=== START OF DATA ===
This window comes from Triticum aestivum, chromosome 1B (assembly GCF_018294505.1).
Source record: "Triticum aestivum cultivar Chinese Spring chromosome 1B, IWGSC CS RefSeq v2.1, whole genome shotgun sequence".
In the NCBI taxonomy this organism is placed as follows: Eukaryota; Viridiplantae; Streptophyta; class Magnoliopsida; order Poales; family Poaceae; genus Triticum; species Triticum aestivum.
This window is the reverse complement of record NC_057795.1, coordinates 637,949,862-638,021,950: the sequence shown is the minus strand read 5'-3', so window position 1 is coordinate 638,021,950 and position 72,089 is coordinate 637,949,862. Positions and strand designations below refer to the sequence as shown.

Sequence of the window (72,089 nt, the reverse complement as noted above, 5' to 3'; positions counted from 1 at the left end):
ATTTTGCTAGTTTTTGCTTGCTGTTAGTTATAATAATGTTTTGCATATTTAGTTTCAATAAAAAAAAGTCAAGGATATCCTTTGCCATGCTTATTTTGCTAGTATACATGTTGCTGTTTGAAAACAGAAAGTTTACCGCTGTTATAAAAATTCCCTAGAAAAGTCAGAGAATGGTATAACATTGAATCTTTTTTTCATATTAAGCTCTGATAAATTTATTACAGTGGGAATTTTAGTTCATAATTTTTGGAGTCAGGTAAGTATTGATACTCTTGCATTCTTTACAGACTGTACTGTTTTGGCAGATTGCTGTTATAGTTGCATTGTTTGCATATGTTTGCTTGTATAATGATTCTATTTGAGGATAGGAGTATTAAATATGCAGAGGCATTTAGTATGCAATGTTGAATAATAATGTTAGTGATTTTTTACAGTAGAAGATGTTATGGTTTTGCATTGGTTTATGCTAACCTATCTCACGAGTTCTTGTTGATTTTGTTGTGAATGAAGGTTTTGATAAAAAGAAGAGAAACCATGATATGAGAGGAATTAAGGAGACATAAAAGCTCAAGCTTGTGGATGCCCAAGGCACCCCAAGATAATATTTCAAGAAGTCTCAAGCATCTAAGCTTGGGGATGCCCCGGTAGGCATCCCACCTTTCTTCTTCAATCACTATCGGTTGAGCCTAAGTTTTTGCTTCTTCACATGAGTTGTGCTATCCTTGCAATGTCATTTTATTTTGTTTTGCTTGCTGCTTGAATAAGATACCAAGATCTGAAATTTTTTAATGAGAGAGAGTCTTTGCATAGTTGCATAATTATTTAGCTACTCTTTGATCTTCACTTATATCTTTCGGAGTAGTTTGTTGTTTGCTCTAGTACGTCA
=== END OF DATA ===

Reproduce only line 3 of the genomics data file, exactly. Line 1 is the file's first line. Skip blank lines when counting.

In the NCBI taxonomy this organism is placed as follows: Eukaryota; Viridiplantae; Streptophyta; class Magnoliopsida; order Poales; family Poaceae; genus Triticum; species Triticum aestivum.